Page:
The July exhibition at Wild Goose Creative fuses music and art by having more than 30 artists create pieces using iconic musician (and poet and visual artist) Patti Smith as inspiration. Smith isn't the only art and music connection, though. There are works from artists and musicians, or those who produce both, and the opening reception this Saturday will feature a powerhouse lineup of Lydia Loveless, Todd May, Micah Schnabel, Shane Sweeney and Sean Gardner.
The July exhibition at Wild Goose Creative fuses music and art by having more than 30 artists create pieces using iconic musician (and poet and visual artist) Patti Smith as inspiration. Smith isn’t the only art and music connection, though. There are works from artists and musicians, or those who produce both, and the opening reception this Saturday will feature a powerhouse lineup of Lydia Loveless, Todd May, Micah Schnabel, Shane Sweeney and Sean Gardner.
“For me it was [Smith], no question. It excited me to have people I respect and admire draw from her. My boyfriend is a musician and when we have late night talks about art, it [ranges from] guitar strings to paint brushes,” said the exhibit’s curator Vanessa Jean Speckman during an afternoon interview at Wild Goose. “I feel like music has this real immediacy in culture while visual art is maybe not as accessible to some people. I thought her prolific career and different mediums, and asking people who work in a lot of different mediums, would fuse it all together.”
The exhibit, “This is Your Golden Age/Life is an Adventure of Our Own Design: A Collection of Artwork Inspired by Patti Smith,” takes its name from a Smith quote Speckman found while watching old You Tube interviews with the musician/artist. The Wild Goose show features a wide-array of mediums and concepts, no doubt due to Smith’s range of practices, but also her experimental and thoughtful approach to any creative endeavor over the last 40 years.
“There are no boundaries with her, so that excited me,” Speckman said. “I really like how when she’s speaking about her work, she uses the word vocation. The respect she gives it and this unreligious holiness [and importance] — she’s always thinking outside of herself.”
The artists exhibiting pieces range from as far away as Stockholm, Sweden, with Nattskiftet’s “Icon: Patti Smith” poster, to local with Bob Ray Starker’s “Lenny,” which is an homage to his favorite Smith song, “Rock ’n’ Roll Nigger,” where she screams “Lenny!” (introducing guitarist Lenny Kaye) after the first chorus. The painting is a simple “Lenny!” speech bubble at first glance, but closer inspection reveals the lyrics of Starker’s favorite song layered on top in varnish.
“[Bob] said he felt like he was writing his schizophrenic manifesto. That I just love; you see it and go, ‘That’s so cool!’ Then you get up close to it and go, ‘Oh my god.’ I love the depth to everything,” Speckman said.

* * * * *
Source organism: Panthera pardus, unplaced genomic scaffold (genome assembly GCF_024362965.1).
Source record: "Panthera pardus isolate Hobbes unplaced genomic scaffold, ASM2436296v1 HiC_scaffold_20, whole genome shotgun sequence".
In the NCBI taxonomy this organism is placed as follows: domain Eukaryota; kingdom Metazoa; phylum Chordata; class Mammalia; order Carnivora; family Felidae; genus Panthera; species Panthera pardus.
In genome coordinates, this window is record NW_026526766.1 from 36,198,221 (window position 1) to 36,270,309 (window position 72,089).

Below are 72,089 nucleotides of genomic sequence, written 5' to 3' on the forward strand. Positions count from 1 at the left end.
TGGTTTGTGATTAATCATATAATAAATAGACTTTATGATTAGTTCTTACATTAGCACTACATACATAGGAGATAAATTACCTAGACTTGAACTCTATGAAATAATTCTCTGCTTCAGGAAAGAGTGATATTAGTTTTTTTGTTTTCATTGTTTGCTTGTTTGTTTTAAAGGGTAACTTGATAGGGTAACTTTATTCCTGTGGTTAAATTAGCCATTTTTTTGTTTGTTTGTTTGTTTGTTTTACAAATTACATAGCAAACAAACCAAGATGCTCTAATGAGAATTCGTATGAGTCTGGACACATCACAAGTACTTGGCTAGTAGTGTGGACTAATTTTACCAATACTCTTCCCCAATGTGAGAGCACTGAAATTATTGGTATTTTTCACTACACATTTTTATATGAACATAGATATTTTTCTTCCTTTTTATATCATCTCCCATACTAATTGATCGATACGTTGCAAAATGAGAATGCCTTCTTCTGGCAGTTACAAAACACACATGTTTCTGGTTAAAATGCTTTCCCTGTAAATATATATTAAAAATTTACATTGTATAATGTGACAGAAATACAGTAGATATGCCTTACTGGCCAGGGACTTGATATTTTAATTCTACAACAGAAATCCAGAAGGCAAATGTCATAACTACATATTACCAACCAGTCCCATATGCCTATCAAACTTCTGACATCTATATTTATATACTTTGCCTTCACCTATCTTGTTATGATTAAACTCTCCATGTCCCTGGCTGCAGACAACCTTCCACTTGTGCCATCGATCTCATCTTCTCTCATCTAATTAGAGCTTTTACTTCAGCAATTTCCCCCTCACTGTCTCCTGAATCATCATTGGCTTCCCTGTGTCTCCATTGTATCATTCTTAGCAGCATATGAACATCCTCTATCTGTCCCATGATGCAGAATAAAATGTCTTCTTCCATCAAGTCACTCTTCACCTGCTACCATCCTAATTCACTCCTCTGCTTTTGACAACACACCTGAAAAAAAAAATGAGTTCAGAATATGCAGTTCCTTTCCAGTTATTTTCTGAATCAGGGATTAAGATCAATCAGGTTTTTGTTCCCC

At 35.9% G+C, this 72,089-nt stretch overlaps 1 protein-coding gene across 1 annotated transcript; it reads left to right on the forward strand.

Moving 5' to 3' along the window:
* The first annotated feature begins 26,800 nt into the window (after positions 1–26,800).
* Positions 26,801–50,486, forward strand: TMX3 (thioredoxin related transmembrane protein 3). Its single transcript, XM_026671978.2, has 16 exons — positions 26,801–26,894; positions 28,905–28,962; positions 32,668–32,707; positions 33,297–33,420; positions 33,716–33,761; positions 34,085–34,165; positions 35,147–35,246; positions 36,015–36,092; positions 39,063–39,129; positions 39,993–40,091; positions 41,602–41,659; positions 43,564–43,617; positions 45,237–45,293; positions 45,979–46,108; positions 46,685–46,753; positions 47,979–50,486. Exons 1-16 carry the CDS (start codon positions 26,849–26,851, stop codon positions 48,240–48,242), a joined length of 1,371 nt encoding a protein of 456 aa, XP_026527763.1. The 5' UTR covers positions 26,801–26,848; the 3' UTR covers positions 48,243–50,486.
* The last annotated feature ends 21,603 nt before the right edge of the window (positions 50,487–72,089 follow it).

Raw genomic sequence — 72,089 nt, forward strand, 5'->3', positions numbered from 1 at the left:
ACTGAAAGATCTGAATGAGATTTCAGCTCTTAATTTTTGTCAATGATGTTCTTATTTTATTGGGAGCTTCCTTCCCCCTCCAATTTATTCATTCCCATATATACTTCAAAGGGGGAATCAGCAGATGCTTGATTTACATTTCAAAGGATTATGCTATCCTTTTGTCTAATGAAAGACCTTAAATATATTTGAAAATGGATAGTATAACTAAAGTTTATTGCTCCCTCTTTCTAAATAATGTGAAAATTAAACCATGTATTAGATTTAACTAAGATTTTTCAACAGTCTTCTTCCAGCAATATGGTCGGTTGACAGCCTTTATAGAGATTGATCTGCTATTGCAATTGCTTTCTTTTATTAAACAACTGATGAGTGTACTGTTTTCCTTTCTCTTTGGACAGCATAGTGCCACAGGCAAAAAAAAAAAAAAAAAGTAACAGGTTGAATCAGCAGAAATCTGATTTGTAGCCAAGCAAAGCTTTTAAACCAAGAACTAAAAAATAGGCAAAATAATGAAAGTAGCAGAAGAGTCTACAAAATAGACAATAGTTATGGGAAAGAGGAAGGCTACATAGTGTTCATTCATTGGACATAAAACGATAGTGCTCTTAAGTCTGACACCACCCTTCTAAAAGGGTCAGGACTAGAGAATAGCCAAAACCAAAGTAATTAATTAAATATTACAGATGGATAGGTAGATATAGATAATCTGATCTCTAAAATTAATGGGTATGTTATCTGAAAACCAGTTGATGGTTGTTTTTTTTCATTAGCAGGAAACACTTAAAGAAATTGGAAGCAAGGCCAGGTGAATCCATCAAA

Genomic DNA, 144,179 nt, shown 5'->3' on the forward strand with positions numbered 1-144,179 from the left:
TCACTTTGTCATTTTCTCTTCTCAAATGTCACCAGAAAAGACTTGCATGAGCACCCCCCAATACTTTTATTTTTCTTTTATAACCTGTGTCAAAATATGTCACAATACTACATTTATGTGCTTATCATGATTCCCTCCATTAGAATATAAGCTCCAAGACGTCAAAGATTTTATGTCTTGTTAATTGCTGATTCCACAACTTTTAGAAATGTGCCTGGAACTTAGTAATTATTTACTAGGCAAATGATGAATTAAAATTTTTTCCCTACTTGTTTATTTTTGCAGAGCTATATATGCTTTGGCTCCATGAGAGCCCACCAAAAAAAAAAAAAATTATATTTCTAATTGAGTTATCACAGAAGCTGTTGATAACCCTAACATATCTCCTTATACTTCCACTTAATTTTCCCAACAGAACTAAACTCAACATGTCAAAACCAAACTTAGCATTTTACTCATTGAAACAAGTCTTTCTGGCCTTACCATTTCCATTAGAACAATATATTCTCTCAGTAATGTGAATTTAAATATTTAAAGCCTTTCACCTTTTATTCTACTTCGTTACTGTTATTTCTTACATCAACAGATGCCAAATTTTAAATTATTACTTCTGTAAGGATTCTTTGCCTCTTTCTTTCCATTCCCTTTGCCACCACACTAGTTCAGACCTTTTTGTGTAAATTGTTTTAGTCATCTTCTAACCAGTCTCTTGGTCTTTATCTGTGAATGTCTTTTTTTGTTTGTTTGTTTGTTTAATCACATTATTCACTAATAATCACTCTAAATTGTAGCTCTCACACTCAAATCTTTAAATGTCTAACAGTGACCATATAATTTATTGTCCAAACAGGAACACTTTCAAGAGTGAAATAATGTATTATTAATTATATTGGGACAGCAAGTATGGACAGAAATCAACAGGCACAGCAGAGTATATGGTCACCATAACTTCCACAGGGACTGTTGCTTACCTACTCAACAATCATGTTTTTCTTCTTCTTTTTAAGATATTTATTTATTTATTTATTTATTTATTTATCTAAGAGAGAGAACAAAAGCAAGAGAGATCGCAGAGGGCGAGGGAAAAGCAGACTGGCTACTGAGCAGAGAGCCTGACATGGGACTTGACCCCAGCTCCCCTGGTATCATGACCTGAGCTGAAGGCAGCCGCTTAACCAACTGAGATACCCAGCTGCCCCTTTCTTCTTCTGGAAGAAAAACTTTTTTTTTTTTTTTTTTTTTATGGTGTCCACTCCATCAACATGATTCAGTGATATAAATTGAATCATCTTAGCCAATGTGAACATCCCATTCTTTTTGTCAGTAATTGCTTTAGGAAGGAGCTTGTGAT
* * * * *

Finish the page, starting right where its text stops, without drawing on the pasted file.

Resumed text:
The exhibit was brought together through Speckman’s interactions with artists across the country over the last handful of years. Originally from California, Speckman moved to Columbus two years ago and became a full-time artist after working as a designer and running an arts, music and culture zine.
She reached out to artists she knew and respected for “This is Your Golden Age,” as well as others she hoped would be interested. The group show contains illustrations, paintings, clothing, photography, jewelry, ceramics, leatherwork and more. One of Speckman’s proudest moments in curating this exhibition — her first with artists other than herself — was securing a piece from Oakland-based artist and illustrator Lisa Congdon.
“She’s someone whose career I’d like to have. She’s just prolific in her work, and someone I didn’t know personally and just reached out to,” Speakman said of Congdon’s involvement. “I reached out, they answered me back and I was like, ‘Holy shit!’ Living in a place where I don’t necessarily know that many people, I’ve found I’ve been more tenacious or willing to ask.”
Other highlights include Sherise McKinney’s light-switch illustrations (a collection titled "I purposely am not interested in people trying to pigeonhole me. — Patti Smith") that concludes the display, and Mike Schwindenhammer’s “Radio Free America” pair of acrylic paintings.
Further bridging the music and art element of the exhibit are pieces from local musicians/artists like Starker, Sweeney of Two Cow Garage, Ben Lamb and works by sisters Aimee and Daisy May Anderson, 18 and 13 respectively, who also perform in a family bluegrass band in California.
Speckman’s piece is fashion-based, one of the handful of areas she works in, and features the famous Smith quote, “Jesus died for somebody’s sins but not mine,” that opens her debut album Horses. Speckman painted the quote on the back of a lace kimono made from an old curtain. It’s designed to be both functional and true to Smith’s title and vibe as the Godmother of Punk, but also has one more aspiration for Speckman.
“My dream is if Patti Smith ever catches wind of this show, I would love for her to perform one night in [the kimono]. I’ll just send it to her. She can have it,” Speckman said.
Photos by Meghan Ralston